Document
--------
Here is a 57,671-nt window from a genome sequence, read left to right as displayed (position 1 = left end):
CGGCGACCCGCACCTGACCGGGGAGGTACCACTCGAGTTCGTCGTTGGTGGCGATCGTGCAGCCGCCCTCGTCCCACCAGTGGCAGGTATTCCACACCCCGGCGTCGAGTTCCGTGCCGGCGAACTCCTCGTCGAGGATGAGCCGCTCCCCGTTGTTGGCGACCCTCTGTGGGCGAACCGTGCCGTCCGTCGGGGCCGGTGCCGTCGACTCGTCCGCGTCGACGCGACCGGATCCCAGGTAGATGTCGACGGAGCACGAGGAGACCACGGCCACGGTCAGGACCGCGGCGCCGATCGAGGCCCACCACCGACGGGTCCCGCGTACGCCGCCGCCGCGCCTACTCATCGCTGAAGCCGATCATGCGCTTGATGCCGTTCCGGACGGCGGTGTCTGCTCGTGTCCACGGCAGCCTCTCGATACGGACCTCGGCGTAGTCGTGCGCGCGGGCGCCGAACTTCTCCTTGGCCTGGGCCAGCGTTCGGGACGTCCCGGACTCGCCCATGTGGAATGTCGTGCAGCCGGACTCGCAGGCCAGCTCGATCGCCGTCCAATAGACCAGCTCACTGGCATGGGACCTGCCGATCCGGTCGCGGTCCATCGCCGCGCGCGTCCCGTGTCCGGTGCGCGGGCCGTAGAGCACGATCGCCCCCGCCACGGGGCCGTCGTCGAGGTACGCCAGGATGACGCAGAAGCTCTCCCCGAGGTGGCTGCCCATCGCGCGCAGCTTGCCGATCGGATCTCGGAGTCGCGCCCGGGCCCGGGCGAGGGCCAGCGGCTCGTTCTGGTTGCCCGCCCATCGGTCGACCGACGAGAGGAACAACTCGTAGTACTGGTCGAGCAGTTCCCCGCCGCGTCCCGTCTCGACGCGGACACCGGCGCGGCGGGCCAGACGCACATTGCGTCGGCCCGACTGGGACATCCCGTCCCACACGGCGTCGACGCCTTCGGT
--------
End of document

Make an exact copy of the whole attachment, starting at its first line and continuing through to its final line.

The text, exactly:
Here is a 57,671-nt window from a genome sequence, read left to right as displayed (position 1 = left end):
CGGCGACCCGCACCTGACCGGGGAGGTACCACTCGAGTTCGTCGTTGGTGGCGATCGTGCAGCCGCCCTCGTCCCACCAGTGGCAGGTATTCCACACCCCGGCGTCGAGTTCCGTGCCGGCGAACTCCTCGTCGAGGATGAGCCGCTCCCCGTTGTTGGCGACCCTCTGTGGGCGAACCGTGCCGTCCGTCGGGGCCGGTGCCGTCGACTCGTCCGCGTCGACGCGACCGGATCCCAGGTAGATGTCGACGGAGCACGAGGAGACCACGGCCACGGTCAGGACCGCGGCGCCGATCGAGGCCCACCACCGACGGGTCCCGCGTACGCCGCCGCCGCGCCTACTCATCGCTGAAGCCGATCATGCGCTTGATGCCGTTCCGGACGGCGGTGTCTGCTCGTGTCCACGGCAGCCTCTCGATACGGACCTCGGCGTAGTCGTGCGCGCGGGCGCCGAACTTCTCCTTGGCCTGGGCCAGCGTTCGGGACGTCCCGGACTCGCCCATGTGGAATGTCGTGCAGCCGGACTCGCAGGCCAGCTCGATCGCCGTCCAATAGACCAGCTCACTGGCATGGGACCTGCCGATCCGGTCGCGGTCCATCGCCGCGCGCGTCCCGTGTCCGGTGCGCGGGCCGTAGAGCACGATCGCCCCCGCCACGGGGCCGTCGTCGAGGTACGCCAGGATGACGCAGAAGCTCTCCCCGAGGTGGCTGCCCATCGCGCGCAGCTTGCCGATCGGATCTCGGAGTCGCGCCCGGGCCCGGGCGAGGGCCAGCGGCTCGTTCTGGTTGCCCGCCCATCGGTCGACCGACGAGAGGAACAACTCGTAGTACTGGTCGAGCAGTTCCCCGCCGCGTCCCGTCTCGACGCGGACACCGGCGCGGCGGGCCAGACGCACATTGCGTCGGCCCGACTGGGACATCCCGTCCCACACGGCGTCGACGCCTTCGGT